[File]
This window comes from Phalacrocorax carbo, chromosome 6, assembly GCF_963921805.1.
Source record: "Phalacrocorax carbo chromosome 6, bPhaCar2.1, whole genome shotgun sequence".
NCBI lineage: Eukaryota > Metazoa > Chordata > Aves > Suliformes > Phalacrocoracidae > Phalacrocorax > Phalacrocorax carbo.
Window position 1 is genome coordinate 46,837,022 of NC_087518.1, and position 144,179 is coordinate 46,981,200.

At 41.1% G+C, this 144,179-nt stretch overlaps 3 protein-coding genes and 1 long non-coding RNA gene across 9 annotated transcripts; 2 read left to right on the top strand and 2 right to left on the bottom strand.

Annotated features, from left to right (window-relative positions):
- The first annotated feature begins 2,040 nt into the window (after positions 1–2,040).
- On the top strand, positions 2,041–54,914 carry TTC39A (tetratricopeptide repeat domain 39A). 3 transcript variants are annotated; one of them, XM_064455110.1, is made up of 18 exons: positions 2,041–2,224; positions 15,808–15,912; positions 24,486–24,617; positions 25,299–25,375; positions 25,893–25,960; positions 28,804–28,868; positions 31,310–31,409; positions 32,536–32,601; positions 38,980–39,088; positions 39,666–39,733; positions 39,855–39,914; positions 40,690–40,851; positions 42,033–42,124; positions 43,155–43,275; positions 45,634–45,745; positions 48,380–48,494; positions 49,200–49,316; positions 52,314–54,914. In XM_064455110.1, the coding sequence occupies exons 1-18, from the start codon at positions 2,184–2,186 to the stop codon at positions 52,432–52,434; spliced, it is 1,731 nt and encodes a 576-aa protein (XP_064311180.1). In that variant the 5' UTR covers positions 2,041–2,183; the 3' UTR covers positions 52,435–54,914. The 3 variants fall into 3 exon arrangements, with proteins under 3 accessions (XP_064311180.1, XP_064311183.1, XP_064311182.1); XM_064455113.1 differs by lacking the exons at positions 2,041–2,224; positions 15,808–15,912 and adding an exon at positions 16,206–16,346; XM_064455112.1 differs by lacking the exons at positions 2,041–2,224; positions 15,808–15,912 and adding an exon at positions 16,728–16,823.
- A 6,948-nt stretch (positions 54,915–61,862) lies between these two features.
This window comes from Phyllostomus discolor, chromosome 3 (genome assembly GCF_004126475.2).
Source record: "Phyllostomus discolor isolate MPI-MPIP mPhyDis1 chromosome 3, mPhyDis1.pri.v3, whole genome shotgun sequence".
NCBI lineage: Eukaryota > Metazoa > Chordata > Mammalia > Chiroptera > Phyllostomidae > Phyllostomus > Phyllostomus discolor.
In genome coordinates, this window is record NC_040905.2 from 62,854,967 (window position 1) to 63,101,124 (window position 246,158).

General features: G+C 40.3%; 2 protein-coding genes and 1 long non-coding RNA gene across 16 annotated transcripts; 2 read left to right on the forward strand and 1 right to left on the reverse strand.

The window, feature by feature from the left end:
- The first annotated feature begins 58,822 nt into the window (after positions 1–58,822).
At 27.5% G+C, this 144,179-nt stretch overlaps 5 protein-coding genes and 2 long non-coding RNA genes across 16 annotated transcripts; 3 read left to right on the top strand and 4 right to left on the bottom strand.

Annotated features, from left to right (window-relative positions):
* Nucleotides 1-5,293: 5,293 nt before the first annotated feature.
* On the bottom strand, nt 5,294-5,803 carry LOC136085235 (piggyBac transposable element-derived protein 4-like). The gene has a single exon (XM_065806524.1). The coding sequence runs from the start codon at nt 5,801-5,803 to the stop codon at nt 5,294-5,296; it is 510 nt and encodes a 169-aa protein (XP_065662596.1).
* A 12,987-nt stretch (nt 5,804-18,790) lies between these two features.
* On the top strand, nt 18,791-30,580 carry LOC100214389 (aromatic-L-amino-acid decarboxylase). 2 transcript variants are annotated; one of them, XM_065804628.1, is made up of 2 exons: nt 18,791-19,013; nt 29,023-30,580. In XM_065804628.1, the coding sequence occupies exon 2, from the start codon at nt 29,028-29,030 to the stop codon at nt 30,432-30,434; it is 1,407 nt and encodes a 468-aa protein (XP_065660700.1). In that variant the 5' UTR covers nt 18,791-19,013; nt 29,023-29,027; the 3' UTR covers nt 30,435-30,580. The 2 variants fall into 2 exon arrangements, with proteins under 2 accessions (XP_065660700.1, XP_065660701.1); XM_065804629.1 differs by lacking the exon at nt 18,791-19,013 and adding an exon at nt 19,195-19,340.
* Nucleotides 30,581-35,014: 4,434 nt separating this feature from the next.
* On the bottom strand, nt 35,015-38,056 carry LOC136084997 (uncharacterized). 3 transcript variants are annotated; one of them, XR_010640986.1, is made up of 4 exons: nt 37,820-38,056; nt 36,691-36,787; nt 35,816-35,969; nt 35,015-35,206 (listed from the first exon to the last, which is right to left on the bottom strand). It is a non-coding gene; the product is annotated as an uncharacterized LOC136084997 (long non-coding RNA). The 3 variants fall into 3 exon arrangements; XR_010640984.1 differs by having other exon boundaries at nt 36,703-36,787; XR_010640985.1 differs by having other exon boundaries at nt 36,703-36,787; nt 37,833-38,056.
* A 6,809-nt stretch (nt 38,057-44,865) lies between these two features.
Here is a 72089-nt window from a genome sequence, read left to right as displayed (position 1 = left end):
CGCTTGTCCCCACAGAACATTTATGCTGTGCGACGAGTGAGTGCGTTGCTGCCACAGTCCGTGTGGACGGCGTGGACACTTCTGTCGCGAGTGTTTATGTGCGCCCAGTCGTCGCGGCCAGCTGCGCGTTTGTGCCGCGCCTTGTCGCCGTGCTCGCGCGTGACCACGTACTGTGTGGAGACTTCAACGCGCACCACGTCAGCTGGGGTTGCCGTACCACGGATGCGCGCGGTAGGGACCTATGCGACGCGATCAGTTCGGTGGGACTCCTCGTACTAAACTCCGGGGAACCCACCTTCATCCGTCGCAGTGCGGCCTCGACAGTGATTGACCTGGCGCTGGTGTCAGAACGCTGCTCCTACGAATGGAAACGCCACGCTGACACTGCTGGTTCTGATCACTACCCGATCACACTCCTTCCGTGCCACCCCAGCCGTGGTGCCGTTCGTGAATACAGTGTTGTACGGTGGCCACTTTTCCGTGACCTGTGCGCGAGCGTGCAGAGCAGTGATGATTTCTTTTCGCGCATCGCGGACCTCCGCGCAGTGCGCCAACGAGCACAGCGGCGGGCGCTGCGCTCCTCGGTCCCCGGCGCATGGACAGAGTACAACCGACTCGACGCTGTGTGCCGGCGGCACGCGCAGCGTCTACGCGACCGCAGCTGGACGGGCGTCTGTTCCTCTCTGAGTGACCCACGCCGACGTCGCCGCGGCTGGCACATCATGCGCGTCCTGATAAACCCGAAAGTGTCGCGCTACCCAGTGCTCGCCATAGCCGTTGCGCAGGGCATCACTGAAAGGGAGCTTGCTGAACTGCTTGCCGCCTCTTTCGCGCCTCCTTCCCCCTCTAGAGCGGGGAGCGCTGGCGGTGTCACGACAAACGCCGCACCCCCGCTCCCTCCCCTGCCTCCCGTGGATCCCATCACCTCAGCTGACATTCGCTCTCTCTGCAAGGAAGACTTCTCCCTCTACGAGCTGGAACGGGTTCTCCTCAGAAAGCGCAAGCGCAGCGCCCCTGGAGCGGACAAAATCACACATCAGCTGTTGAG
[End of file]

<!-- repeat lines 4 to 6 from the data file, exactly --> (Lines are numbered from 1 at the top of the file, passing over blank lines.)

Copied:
Window position 1 is genome coordinate 46,837,022 of NC_087518.1, and position 144,179 is coordinate 46,981,200.

At 41.1% G+C, this 144,179-nt stretch overlaps 3 protein-coding genes and 1 long non-coding RNA gene across 9 annotated transcripts; 2 read left to right on the top strand and 2 right to left on the bottom strand.

Annotated features, from left to right (window-relative positions):